Barbican residents square up for planning battlePosted: June 23, 2011
A record number of objections have been lodged against a planned new office development on London Wall in the City of London. The proposed scheme, by developer Hammerson, comes up for decision on Monday 27 June, but a report in architectural weekly Building Design suggests it might have a rough ride at the planning committee meeting.
So, which way will the decision go?
Hammerson will be hoping it’s second time lucky. The last proposal for this site was to build a one million sq ft headquarters block for JP Morgan. They went through all the grief of engaging with the Barbican residents, a very vociferous bunch, and trying to accommodate their needs, only to have the financial crisis rob them of their potential tenant. In the fallout from the crisis, JP Morgan ended up buying an empty office block in Canary Wharf, and will be moving there before too long.
The JP Morgan building was criticised for being too big and bulky. The current proposal is much less so. But still, the residents of the Barbican would rather it was smaller still. Hammerson, as a commercial developer, have tried hard with architects Make to design something that doesn’t look all big and bulky, but still delivers a useful amount of new office space.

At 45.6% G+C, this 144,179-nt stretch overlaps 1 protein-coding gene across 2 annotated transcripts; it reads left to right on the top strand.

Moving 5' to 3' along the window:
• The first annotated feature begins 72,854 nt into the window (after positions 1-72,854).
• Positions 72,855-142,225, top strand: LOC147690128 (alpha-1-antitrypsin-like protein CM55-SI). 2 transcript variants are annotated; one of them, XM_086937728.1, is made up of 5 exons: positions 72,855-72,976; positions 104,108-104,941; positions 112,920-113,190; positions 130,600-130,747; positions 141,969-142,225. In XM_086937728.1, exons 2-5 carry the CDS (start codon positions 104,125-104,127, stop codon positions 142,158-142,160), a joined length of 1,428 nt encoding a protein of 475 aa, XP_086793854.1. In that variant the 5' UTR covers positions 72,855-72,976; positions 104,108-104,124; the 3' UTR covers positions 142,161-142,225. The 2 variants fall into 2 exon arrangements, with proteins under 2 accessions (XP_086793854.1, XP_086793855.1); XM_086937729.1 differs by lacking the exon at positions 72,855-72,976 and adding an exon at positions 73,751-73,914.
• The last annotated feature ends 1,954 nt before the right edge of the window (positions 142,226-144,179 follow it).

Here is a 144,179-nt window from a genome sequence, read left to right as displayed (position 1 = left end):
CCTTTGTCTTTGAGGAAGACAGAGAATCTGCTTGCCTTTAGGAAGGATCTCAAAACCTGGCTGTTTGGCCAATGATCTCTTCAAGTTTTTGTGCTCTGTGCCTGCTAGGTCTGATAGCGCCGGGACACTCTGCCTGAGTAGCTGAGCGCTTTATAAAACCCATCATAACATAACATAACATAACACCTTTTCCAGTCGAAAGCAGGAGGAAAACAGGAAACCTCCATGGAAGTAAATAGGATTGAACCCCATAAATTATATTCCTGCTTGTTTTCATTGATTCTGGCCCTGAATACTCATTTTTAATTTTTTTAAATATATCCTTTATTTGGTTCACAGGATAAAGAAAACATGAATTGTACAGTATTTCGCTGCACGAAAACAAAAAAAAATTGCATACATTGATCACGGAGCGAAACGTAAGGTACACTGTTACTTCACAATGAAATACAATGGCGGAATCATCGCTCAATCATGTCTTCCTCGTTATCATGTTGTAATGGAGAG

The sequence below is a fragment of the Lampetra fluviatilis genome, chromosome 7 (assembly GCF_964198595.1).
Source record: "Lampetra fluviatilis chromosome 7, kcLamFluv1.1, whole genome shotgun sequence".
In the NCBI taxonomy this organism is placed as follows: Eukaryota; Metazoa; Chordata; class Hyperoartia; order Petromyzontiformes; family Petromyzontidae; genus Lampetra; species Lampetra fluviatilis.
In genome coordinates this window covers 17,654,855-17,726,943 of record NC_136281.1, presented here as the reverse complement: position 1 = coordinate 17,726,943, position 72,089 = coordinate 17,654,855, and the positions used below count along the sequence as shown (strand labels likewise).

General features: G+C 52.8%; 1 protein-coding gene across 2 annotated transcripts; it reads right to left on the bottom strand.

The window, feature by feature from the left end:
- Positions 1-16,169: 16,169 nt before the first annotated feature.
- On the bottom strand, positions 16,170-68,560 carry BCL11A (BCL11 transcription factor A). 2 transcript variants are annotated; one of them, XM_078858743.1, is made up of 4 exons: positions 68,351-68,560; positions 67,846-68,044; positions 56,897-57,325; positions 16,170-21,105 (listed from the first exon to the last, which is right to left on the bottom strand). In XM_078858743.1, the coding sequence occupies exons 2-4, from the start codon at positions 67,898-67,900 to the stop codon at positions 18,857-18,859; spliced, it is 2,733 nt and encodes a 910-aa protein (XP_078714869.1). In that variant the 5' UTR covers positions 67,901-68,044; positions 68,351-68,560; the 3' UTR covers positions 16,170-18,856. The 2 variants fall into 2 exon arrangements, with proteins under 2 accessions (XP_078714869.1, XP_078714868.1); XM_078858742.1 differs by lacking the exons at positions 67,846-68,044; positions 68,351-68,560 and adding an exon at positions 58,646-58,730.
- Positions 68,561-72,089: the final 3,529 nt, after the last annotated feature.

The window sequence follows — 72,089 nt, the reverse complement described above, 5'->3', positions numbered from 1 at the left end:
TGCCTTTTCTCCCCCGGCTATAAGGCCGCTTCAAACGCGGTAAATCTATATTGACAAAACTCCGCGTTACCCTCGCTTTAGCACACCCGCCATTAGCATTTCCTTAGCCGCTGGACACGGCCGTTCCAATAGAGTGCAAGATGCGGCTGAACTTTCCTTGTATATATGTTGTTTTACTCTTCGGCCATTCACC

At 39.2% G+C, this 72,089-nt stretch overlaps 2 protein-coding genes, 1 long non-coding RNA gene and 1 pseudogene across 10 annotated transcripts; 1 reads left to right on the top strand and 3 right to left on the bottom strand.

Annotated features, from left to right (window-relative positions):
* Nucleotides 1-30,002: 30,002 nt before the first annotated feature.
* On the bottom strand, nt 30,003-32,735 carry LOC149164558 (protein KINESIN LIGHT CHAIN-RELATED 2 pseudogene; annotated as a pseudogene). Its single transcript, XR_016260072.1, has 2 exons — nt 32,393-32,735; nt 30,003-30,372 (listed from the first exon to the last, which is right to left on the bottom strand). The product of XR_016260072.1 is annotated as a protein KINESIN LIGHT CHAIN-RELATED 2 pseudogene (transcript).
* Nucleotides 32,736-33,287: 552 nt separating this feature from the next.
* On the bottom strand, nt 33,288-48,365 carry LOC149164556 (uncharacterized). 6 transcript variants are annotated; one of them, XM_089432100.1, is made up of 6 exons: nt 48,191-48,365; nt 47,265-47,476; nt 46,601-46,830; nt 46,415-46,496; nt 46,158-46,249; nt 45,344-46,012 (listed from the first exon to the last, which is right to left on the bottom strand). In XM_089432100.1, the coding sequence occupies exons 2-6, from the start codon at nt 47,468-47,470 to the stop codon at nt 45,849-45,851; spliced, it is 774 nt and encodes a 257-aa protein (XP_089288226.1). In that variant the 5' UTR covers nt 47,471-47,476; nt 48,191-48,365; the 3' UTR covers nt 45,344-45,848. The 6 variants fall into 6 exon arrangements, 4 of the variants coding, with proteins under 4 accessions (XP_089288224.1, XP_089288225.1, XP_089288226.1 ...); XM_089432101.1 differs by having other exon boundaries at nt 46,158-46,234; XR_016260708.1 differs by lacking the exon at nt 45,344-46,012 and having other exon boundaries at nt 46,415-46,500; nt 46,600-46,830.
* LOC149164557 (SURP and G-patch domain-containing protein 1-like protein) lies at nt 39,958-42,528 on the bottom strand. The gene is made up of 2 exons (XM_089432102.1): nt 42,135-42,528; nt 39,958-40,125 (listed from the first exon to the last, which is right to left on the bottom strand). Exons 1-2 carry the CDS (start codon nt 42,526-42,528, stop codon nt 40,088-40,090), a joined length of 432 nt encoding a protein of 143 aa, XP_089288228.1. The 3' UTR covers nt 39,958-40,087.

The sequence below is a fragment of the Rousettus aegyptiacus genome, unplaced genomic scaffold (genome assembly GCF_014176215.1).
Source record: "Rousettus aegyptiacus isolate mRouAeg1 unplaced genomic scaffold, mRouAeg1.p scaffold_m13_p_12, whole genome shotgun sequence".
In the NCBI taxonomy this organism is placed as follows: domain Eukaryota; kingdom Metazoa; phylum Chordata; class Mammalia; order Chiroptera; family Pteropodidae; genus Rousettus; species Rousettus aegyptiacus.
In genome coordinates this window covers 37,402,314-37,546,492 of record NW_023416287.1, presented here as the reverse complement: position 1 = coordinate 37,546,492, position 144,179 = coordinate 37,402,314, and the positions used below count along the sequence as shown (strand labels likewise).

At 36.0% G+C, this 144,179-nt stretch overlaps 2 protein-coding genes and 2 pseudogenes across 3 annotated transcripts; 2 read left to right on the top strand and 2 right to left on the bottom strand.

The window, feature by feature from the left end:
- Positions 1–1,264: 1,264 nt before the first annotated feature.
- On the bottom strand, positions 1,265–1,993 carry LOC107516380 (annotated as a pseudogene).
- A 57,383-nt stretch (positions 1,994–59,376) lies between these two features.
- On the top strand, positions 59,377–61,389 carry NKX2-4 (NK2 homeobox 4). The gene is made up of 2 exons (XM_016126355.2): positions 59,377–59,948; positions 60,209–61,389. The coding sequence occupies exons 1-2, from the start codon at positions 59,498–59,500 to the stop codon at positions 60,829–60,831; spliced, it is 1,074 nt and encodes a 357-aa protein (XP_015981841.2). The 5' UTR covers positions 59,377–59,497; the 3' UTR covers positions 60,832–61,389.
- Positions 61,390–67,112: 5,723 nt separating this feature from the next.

The problem is, if the residents get their way, Hammerson may well give up, and leave the current derelict 1960s tower block in place. And the City Corporation will stiffen further its resistance to Government plans that would allow offices to be converted to residential use without permission. The corporation tries to maintain the City as a global financial centre that is attractive for businesses, and has always jealously guarded the fact that it can plan new buildings without much squabbling from residents – because there simply aren’t many in the square mile.
In the last few weeks, logic prevailed when culture secretary Jeremy Hunt decided not to bow to pressure from English Heritage to list buildings at Broadgate. Let us hope it will again do so with these plans to bring London Wall into the 21st century.